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3.88 of 5 stars 3.88  ·  rating details  ·  68 ratings  ·  12 reviews
Ludlow is a verse-novel that will bowl you over with its dramatic power and keep you reading on, under its spell. This violent chapter in American labor history richly deserves a poem of epic size, and David Mason, outstanding poet and long-time resident of Colorado, is the man to deliver it. Unforgettably, its characters practically step off the page—immigrant hero Louis ...more
Paperback, 232 pages
Published February 1st 2007 by Red Hen Press (first published January 1st 2007)
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(showing 1-30 of 146)
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Craig Werner
This book-length poem (the author calls it a "verse novel") builds on the basic facts of the 1914 Ludlow Massacre, in which eighteen people (most of them women and children) were murdered by members of the Colorado National Guard, protecting the mining interests (and ideological commitments) of John D. Rockefeller. Along with the Sand Creek Massacre, it's among the most brutal episodes in Colorado history, and I've been a bit shocked at how many people I've mentioned it to have never heard of it ...more
If you asked me to read a verse novel about the early days of the labor movement in the mining industry, I'd probably give you an odd look. However, having now read Ludlow, I'd say that description would fall far short of the actual book. This is a lyrical but very humane story that blends facts and fiction to engage you in the people engaged in an epic human struggle over dignity and profits n small Colorado mining townsat the beginning of the 20th century. The characters are deftly draw, espec ...more
Red Hen Press
Ludlow is a novel in verse, meaning it has the speed, concision and accuracy of the best poetry, along with the expansiveness and character development of a novel. It tells the story of a handful of immigrants—Greek, Mexican, Scottish, Italian—in southern Colorado, climaxing in the Ludlow Massacre of April 1914, in which elements of the Colorado National Guard killed striking miners and family members.

The novel follows two primary characters: the fictional Luisa Mole, orphaned in the opening ch
I learned about Colorado coal mining when working on a photo archiving project for Lafayette Public Library. The northern coal fields were not as rich, nor did they employee as many workers as those in southern Colorado, and so avoided much of the labor disputes and violence. Still and all, what a way to make a living. I loved the sense of place and landscape Mason creates--I could feel the wind and dust. And so interesting that the character he creates, who holds the story together, is not a mi ...more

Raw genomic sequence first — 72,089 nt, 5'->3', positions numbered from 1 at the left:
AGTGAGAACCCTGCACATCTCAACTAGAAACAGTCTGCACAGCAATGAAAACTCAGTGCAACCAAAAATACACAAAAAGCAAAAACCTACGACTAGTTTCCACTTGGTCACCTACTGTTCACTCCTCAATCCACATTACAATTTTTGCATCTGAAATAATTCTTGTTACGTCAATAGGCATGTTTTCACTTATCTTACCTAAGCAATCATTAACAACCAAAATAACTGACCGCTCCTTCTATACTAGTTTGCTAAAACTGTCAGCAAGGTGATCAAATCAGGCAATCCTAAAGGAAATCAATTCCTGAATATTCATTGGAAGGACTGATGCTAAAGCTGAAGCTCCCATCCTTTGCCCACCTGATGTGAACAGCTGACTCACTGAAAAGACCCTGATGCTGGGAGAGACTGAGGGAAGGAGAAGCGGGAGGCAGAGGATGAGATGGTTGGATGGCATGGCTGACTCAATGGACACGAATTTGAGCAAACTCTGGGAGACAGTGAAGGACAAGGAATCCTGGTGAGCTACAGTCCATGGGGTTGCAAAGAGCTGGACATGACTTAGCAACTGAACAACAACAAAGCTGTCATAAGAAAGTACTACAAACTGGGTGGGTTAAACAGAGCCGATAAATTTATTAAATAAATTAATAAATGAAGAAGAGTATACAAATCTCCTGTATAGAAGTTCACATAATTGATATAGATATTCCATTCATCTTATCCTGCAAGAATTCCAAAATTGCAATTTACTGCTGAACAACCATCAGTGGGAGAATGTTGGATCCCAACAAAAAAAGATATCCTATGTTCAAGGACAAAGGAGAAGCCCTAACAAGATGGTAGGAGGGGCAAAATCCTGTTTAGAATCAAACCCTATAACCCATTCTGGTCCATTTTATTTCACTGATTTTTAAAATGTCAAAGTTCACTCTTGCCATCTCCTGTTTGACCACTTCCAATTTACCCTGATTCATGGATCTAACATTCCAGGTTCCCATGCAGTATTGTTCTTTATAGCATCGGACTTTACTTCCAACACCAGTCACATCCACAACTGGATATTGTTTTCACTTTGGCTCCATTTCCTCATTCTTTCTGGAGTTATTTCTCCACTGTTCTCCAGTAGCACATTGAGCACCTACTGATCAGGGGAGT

Erin Malone
Feb 01, 2008 Erin Malone rated it 4 of 5 stars
Recommends it for: Lois
This historical narrative is written entirely in verse. It tells the story of the Colorado miner's strike at Trinidad in the early 1900's, and the killing of 18 strikers, women and children by the Colorado National Guard. David Mason, a poet whose family is from the area, writes compellingly in blank verse; the story of the miners is woven with brief interludes of Mason's own story. A great book for people interested in history or poetry.
Daniel Klawitter
Truly amazing. A novel written entirely in verse...Mason, currently the Poet Laureate of Colorado, has written a modern-day lyrical poem about one of the most sacred and important labor strikes in American history. He is deeply and personally invested in the story, and it shows in the writing. A stunning and imaginative accomplishment both technically and creatively. The artistry of what he has done is truly remarkable.
Mar 10, 2008 Elizabeth added it
Shelves: poetry
Not sure how to rank this -- it absorbed me. It moved along quickly, for an epic-type poem. Mason writes of the tragedy of the Ludlow, Colorado coal miners' strike.... a place associated with his youth. Lots to think about here. And all in iambic pentameter, to boot. But, but, but...
Beautifully crafted narrative poem which tells the story of a violent strike in a Colorado mine in the early 20th century. It reads like an old-fashioned ballad.
May 01, 2008 Renee rated it 5 of 5 stars
Recommends it for: any historian stuck in a rut.
Shelves: poetry
I was reluctant to even purchase the book, but when I understood the depth that went into personalizing a real history through poetry, I was enraptured by it.
Rol Fessenden
Dec 16, 2007 Rol Fessenden rated it 4 of 5 stars
Recommends it for: people interested in history
This is poetry, not prose. I found that to be difficult at first, but I became immersed in the story. Definitely worth reading.
Read the whole book in 1 sitting. I love when I get a chance to do that! :-)
Interesting. He is a Colorado College professor.
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